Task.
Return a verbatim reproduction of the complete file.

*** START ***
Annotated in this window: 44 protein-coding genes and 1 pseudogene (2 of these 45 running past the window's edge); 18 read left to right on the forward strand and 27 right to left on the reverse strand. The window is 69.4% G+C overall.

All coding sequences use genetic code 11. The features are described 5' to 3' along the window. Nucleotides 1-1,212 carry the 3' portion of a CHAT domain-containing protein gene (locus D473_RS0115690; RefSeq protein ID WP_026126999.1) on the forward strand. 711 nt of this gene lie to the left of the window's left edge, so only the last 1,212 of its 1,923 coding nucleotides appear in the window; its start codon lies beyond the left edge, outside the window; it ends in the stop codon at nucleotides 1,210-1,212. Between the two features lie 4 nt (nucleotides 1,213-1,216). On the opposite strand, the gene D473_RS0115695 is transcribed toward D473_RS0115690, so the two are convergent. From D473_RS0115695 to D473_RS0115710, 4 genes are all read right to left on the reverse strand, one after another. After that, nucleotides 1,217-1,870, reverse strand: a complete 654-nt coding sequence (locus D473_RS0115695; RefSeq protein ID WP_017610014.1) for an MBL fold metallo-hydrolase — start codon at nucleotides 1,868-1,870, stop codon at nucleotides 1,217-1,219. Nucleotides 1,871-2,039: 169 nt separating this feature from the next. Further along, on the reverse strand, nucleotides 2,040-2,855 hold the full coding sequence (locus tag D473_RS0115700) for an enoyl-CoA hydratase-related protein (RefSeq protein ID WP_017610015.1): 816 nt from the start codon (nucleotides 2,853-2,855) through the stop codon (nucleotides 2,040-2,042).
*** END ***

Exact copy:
Annotated in this window: 44 protein-coding genes and 1 pseudogene (2 of these 45 running past the window's edge); 18 read left to right on the forward strand and 27 right to left on the reverse strand. The window is 69.4% G+C overall.

All coding sequences use genetic code 11. The features are described 5' to 3' along the window. Nucleotides 1-1,212 carry the 3' portion of a CHAT domain-containing protein gene (locus D473_RS0115690; RefSeq protein ID WP_026126999.1) on the forward strand. 711 nt of this gene lie to the left of the window's left edge, so only the last 1,212 of its 1,923 coding nucleotides appear in the window; its start codon lies beyond the left edge, outside the window; it ends in the stop codon at nucleotides 1,210-1,212. Between the two features lie 4 nt (nucleotides 1,213-1,216). On the opposite strand, the gene D473_RS0115695 is transcribed toward D473_RS0115690, so the two are convergent. From D473_RS0115695 to D473_RS0115710, 4 genes are all read right to left on the reverse strand, one after another. After that, nucleotides 1,217-1,870, reverse strand: a complete 654-nt coding sequence (locus D473_RS0115695; RefSeq protein ID WP_017610014.1) for an MBL fold metallo-hydrolase — start codon at nucleotides 1,868-1,870, stop codon at nucleotides 1,217-1,219. Nucleotides 1,871-2,039: 169 nt separating this feature from the next. Further along, on the reverse strand, nucleotides 2,040-2,855 hold the full coding sequence (locus tag D473_RS0115700) for an enoyl-CoA hydratase-related protein (RefSeq protein ID WP_017610015.1): 816 nt from the start codon (nucleotides 2,853-2,855) through the stop codon (nucleotides 2,040-2,042).